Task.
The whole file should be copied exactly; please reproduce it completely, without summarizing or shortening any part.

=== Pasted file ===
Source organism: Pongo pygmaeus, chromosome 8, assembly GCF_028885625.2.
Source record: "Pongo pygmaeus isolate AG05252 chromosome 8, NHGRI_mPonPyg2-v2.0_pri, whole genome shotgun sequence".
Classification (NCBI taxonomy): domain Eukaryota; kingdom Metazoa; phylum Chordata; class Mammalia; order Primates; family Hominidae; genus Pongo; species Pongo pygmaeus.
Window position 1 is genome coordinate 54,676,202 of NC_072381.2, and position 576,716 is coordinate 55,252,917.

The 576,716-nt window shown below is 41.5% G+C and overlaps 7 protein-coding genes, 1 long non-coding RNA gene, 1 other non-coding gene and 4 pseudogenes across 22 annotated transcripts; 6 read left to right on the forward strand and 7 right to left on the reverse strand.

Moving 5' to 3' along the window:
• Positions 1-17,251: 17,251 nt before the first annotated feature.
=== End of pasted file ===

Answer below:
Source organism: Pongo pygmaeus, chromosome 8, assembly GCF_028885625.2.
Source record: "Pongo pygmaeus isolate AG05252 chromosome 8, NHGRI_mPonPyg2-v2.0_pri, whole genome shotgun sequence".
Classification (NCBI taxonomy): domain Eukaryota; kingdom Metazoa; phylum Chordata; class Mammalia; order Primates; family Hominidae; genus Pongo; species Pongo pygmaeus.
Window position 1 is genome coordinate 54,676,202 of NC_072381.2, and position 576,716 is coordinate 55,252,917.

The 576,716-nt window shown below is 41.5% G+C and overlaps 7 protein-coding genes, 1 long non-coding RNA gene, 1 other non-coding gene and 4 pseudogenes across 22 annotated transcripts; 6 read left to right on the forward strand and 7 right to left on the reverse strand.

Moving 5' to 3' along the window:
• Positions 1-17,251: 17,251 nt before the first annotated feature.